Partnering In Patents XXI Program At USPTO Oct 22nd

October 21st, 2014

Since I am suffering from section 101 fatigue, tomorrow I will be speaking at this program on indefiniteness post-Nautilus. However, this meeting gets interesting earlier in the afternoon when Andrew Hirschfeld presents on “Updates on 101 training and Examiner Guidance” (working title) followed by Michael Stein, the “AIPLA Speaker” whose topic is “Understanding Patent Eligibility After Alice, Practical Tips for Practitioners and Examiners.”

The big question for my computer law and software brethren is whether or not there is any patent eligibility post-Alice for the inventions claimed in most of their pending applications? A quick survey by one of my partners indicates that over 90% of the applications filed by one big “software company” in Class 705 (Data Processing; Financial, Business Practice, Management, or Cost/Price Determination) that have received Office Actions in August received 101 rejections. As a stock car race driver once said to me when he was boxed in and about to “take the wall,” “I had nowhere to go but up.”

BIO Provides Supplemental Comments on PTO s.101 Guidelines

October 21st, 2014

BIO recently generated a letter to the PTO on the March 6th Guidelines on the patent-eligibility of subject matter in the life sciences, particularly “natural products.” BIO invited a group of in-house and private practitioners to comment on the Guidelines and a number of them – including myself – signed off on the letter. Following appearances by a Mr. Hirschfeld at a number of industry conferences and symposia, the biotech/pharma community felt that there is a realistic chance the initial Guidelines will be released in revised form in the near future.

Supplemental comments on USPTO Myriad guidance (10-14)

EPO – New Guidance On Added Subject Matter

October 9th, 2014

A guest post from Paul Cole.

Readers will be aware that added subject matter issues have for a long time been a thorny issue for EPO Examination practice.

On 7 February 2014 a symposium on EPO practice regarding Art. 123(2) EPC took place at the EPO’s Munich headquarters. Twenty-five senior patent professionals from Europe, Japan and the USA took the opportunity to share experiences with EPO examiners, lawyers, and procedural experts in an effort to enhance understanding of how examiners apply Art. 123(2) EPC, and raise awareness among examiners of the problems encountered by users.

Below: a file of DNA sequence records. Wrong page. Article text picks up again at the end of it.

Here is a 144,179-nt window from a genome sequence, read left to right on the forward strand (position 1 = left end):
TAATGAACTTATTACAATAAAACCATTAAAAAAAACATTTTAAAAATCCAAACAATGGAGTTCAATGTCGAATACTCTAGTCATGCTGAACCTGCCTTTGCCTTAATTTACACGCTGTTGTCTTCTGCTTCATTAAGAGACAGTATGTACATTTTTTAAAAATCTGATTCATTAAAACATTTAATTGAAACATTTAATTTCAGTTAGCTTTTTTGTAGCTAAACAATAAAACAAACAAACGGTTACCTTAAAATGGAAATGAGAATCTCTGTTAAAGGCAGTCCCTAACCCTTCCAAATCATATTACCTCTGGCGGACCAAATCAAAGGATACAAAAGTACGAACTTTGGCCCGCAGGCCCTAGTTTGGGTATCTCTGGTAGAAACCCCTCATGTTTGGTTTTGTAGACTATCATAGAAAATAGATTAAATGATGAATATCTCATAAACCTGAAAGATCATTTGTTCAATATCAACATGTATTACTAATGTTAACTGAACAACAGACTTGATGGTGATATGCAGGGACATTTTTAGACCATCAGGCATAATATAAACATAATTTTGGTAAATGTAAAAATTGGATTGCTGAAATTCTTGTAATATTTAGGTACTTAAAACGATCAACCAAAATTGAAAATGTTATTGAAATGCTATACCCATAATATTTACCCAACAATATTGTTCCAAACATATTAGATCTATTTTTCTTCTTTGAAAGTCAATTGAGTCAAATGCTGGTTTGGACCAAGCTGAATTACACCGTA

Margot Fröhlinger, Principal Director Patent Law and Multilateral Affairs, Heli Pihlajamaa, Director Patent Law, and Alfred Spigarelli, Director Patent Procedures Management opened the plenary session with an overview of EPO practice. John Hornickel from the American Intellectual Property Law Association (AIPLA), Yasuda Ryosuke from the Japan Patent Attorney Association (JPAA), and Gabriele Leißler-Gerstl from the European Patent Institute (EPI), presented the US, Japanese and European perspective on Article 123(2) EPC. The results were presented in a final plenary session.

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“The Good Wife” Defends GMOs

October 7th, 2014

Last Sunday’s episode of “The Good Wife” featured a Christian mediation between a farmer (Robert Joy) sued by a Pioneer-like company, represented by the actor Richard Thomas, for saving GMO corn seed for replanting. The facts were a mash-up of J.E.M. Ag Supply v. Pioneer Hi-Bred., 534 U.S. 124 (2001), and Monsanto Canada v. Schmeiser, 1 S.C.R. 902 (2004). In the former case, JEM was selling Pioneer’s hybrid seed that had been “saved” by farmers from a previous crop of the seed, in violation of the shrink wrap-type license on the original Pioneer seed they had purchased at JEM. In Monsanto-Canada, a farmer saved and replanted glyphosate-resistant canola seed from a field he claimed was contaminated by “GMO” pollen from neighboring fields.

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